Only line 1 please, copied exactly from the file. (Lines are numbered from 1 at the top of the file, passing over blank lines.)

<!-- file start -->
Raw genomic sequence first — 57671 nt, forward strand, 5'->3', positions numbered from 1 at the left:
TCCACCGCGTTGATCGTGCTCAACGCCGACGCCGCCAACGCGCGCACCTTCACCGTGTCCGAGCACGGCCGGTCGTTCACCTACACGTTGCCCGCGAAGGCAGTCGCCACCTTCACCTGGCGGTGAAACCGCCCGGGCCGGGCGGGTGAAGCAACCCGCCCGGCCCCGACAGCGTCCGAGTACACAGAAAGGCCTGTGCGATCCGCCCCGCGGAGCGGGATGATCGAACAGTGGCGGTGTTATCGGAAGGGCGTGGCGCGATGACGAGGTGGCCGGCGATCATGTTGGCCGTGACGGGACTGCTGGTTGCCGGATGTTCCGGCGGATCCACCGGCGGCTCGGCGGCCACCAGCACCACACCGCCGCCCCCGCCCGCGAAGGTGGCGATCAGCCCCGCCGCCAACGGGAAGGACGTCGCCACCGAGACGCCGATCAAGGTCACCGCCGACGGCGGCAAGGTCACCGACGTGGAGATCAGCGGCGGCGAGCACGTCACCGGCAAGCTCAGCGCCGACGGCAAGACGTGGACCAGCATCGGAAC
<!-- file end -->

Raw genomic sequence first — 57671 nt, forward strand, 5'->3', positions numbered from 1 at the left: